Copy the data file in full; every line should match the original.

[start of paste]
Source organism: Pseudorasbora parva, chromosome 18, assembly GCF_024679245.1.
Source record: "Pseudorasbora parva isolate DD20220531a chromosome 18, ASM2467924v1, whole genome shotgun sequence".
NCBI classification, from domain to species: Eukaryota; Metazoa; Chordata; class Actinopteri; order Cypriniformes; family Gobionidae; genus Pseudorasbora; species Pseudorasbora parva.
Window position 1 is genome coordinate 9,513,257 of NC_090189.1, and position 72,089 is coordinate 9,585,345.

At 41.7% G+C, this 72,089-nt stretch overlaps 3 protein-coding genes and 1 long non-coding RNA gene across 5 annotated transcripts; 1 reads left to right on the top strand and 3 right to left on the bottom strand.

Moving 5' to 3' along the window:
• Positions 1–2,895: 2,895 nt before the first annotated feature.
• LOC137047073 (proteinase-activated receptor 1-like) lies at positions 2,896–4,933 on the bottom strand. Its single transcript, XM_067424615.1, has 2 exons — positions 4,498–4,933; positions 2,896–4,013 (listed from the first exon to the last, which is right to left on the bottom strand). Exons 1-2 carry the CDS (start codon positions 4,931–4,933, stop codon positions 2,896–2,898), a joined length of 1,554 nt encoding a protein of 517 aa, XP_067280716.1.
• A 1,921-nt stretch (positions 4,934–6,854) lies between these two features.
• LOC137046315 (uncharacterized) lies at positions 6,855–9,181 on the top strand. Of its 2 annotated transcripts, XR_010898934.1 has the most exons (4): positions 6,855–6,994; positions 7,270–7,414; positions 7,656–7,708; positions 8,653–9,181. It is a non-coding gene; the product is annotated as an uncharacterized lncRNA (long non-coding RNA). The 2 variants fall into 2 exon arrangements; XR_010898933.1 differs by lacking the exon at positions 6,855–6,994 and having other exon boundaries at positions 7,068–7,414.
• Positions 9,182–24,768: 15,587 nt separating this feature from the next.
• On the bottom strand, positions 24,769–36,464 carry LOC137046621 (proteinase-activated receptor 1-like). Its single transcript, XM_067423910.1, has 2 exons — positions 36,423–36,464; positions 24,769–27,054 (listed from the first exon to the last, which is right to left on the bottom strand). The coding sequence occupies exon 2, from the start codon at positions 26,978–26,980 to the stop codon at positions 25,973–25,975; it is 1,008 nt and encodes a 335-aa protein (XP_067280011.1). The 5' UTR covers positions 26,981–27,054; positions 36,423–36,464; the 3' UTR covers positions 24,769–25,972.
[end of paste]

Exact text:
Source organism: Pseudorasbora parva, chromosome 18, assembly GCF_024679245.1.
Source record: "Pseudorasbora parva isolate DD20220531a chromosome 18, ASM2467924v1, whole genome shotgun sequence".
NCBI classification, from domain to species: Eukaryota; Metazoa; Chordata; class Actinopteri; order Cypriniformes; family Gobionidae; genus Pseudorasbora; species Pseudorasbora parva.
Window position 1 is genome coordinate 9,513,257 of NC_090189.1, and position 72,089 is coordinate 9,585,345.

At 41.7% G+C, this 72,089-nt stretch overlaps 3 protein-coding genes and 1 long non-coding RNA gene across 5 annotated transcripts; 1 reads left to right on the top strand and 3 right to left on the bottom strand.

Moving 5' to 3' along the window:
• Positions 1–2,895: 2,895 nt before the first annotated feature.
• LOC137047073 (proteinase-activated receptor 1-like) lies at positions 2,896–4,933 on the bottom strand. Its single transcript, XM_067424615.1, has 2 exons — positions 4,498–4,933; positions 2,896–4,013 (listed from the first exon to the last, which is right to left on the bottom strand). Exons 1-2 carry the CDS (start codon positions 4,931–4,933, stop codon positions 2,896–2,898), a joined length of 1,554 nt encoding a protein of 517 aa, XP_067280716.1.
• A 1,921-nt stretch (positions 4,934–6,854) lies between these two features.
• LOC137046315 (uncharacterized) lies at positions 6,855–9,181 on the top strand. Of its 2 annotated transcripts, XR_010898934.1 has the most exons (4): positions 6,855–6,994; positions 7,270–7,414; positions 7,656–7,708; positions 8,653–9,181. It is a non-coding gene; the product is annotated as an uncharacterized lncRNA (long non-coding RNA). The 2 variants fall into 2 exon arrangements; XR_010898933.1 differs by lacking the exon at positions 6,855–6,994 and having other exon boundaries at positions 7,068–7,414.
• Positions 9,182–24,768: 15,587 nt separating this feature from the next.
• On the bottom strand, positions 24,769–36,464 carry LOC137046621 (proteinase-activated receptor 1-like). Its single transcript, XM_067423910.1, has 2 exons — positions 36,423–36,464; positions 24,769–27,054 (listed from the first exon to the last, which is right to left on the bottom strand). The coding sequence occupies exon 2, from the start codon at positions 26,978–26,980 to the stop codon at positions 25,973–25,975; it is 1,008 nt and encodes a 335-aa protein (XP_067280011.1). The 5' UTR covers positions 26,981–27,054; positions 36,423–36,464; the 3' UTR covers positions 24,769–25,972.